Joel Schumacher, a lifelong Batman fan, initially sought to make a prequel based on Frank Miller’s Batman: Year One comics, which would have continued the dark and gritty style of Burton’s films. WB not only wished for a sequel, but a far more family-friendly installment, so Schumacher made films that aligned more closely with Silver Age. Batman comics instead. Joel Schumacher apologized multiple times for disappointing fans with his second film in particular, and the more serious Batman Begins rebooted the franchise in 2005. However, Schumacher’s movies – despite their poor reputation – were accurate representations of the Batman comics, honoring parts of the Dark Knight’s history that modern adaptations continue to omit. Moreover, Batman Forever gave Bruce Wayne the best character arc in the four anthology films. While recent Batman adaptations seek to avoid resembling Schumacher’s films, Batman Forever and Batman & Robin are far better than their reputation suggests.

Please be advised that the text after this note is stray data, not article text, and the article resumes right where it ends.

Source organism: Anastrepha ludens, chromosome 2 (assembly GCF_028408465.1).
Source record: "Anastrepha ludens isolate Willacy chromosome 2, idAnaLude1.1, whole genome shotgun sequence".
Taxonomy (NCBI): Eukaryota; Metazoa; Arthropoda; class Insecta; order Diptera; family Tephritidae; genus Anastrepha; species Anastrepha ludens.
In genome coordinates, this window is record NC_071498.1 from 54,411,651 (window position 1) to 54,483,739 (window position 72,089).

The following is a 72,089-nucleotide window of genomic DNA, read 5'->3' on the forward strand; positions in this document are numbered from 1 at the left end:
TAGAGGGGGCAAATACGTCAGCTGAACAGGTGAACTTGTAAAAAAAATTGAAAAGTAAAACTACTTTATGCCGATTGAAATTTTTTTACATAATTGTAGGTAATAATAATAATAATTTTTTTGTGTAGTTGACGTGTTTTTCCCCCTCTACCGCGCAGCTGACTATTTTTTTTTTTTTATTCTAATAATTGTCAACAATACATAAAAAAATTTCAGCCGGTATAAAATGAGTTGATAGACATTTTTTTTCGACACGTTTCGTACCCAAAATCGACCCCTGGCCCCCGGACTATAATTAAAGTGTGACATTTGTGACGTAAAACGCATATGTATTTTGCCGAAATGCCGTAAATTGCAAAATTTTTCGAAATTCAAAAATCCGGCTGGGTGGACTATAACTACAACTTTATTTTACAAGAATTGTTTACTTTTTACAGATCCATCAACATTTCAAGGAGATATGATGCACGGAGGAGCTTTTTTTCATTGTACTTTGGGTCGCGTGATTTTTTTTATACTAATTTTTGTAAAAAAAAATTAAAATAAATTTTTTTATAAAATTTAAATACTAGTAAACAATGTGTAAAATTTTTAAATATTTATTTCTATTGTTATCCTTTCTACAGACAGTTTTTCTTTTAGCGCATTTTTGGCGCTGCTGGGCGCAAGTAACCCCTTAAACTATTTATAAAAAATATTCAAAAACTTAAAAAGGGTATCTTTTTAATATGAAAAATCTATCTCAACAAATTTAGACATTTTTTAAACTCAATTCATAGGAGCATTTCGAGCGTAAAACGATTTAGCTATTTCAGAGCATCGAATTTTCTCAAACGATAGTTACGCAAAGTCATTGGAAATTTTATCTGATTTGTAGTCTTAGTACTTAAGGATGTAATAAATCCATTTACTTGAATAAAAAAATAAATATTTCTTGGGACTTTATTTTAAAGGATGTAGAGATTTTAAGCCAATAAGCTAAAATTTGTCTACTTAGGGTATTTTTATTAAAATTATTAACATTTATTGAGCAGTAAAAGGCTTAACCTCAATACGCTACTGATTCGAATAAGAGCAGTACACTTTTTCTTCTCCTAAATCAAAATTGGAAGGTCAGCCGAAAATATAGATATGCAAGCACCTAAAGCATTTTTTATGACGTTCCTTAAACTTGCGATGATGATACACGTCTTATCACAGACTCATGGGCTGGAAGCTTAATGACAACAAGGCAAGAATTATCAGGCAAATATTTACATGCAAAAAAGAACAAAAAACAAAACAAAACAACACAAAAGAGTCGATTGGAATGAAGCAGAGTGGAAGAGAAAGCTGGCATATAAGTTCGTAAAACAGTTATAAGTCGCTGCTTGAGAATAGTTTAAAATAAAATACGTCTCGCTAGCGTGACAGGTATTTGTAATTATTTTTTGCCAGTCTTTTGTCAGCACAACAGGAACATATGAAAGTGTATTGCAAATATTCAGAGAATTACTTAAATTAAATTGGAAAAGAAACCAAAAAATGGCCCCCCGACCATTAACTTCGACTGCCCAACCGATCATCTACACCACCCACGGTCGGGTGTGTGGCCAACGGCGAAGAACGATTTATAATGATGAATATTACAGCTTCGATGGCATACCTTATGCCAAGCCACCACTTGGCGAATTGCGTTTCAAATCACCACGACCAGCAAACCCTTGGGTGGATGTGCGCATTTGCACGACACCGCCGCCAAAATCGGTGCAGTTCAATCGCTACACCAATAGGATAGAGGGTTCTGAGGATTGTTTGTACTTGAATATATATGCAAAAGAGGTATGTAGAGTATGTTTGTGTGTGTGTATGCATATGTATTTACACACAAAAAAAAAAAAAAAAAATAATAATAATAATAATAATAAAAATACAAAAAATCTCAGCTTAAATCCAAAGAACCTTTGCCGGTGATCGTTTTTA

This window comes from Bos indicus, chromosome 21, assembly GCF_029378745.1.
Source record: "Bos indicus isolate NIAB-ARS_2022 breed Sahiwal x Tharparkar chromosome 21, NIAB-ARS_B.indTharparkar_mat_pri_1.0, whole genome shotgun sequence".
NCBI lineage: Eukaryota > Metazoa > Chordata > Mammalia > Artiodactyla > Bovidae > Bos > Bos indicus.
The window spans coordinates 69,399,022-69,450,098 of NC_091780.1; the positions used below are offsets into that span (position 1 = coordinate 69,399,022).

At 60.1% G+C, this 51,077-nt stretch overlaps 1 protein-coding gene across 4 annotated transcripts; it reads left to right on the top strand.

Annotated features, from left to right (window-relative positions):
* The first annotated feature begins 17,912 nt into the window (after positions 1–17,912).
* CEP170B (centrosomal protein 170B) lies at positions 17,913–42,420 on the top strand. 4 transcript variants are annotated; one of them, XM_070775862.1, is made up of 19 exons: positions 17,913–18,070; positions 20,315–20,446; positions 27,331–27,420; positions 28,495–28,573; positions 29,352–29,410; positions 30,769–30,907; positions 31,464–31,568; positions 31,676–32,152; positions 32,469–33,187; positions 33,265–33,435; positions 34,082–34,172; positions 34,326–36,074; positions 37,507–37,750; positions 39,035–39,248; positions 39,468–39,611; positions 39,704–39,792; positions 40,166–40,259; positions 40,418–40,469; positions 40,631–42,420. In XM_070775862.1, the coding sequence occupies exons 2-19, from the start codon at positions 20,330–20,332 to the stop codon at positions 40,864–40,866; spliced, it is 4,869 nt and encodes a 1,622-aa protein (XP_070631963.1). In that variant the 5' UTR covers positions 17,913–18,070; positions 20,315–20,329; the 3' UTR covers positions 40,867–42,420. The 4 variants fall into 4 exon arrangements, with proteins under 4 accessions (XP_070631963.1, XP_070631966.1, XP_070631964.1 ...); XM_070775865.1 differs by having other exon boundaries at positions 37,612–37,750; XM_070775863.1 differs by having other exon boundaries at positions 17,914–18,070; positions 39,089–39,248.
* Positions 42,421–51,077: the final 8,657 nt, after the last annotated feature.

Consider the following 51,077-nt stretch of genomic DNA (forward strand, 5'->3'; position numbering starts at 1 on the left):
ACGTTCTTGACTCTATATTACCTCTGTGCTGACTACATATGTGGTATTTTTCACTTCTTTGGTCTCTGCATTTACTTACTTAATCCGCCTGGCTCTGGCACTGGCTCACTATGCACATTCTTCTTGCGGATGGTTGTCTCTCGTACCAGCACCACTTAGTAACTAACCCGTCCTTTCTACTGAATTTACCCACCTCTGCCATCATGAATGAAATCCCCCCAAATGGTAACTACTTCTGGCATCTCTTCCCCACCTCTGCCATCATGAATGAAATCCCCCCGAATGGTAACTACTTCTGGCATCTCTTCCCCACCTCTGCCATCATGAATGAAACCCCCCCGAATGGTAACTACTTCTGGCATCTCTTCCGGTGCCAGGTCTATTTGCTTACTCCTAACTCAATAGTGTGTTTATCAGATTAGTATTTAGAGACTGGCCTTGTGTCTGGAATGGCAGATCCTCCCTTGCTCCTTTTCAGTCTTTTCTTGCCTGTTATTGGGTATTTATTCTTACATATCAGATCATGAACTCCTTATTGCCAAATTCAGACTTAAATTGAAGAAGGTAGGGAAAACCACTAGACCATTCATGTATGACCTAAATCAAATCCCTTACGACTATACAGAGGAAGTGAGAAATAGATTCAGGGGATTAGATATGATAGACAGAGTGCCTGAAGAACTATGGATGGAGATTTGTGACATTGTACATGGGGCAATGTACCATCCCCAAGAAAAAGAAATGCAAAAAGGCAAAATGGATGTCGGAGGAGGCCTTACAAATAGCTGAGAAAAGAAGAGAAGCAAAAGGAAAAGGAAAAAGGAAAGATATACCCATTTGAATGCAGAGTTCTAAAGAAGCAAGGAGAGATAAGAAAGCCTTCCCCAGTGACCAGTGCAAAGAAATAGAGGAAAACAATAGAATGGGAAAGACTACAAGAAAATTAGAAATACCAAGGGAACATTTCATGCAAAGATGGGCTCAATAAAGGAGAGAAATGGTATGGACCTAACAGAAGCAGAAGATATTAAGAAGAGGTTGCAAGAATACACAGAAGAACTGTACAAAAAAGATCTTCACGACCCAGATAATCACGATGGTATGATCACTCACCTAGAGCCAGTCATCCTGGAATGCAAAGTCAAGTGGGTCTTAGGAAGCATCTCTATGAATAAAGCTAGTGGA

Joel Schumacher’s Batman Movies Were Comic Accurate
While Burton’s Batman movies were a close match to the early Golden Age Batman comics in terms of tone and aesthetic, the two films made numerous changes to the source material that viewers may have overlooked or hand-waved due to their understandable appreciation for the films. In addition to having Batman kill numerous enemies (something he’d do rarely and begrudgingly in the Golden Age stories), Burton established Jack Napier – the future Joker – as the criminal who killed Bruce Wayne’s parents. The Penguin, who should be a crime lord hiding his brutality under the façade of a gentleman, was drastically reimagined as a vengeful former circus performer who was rejected by his parents for deformities.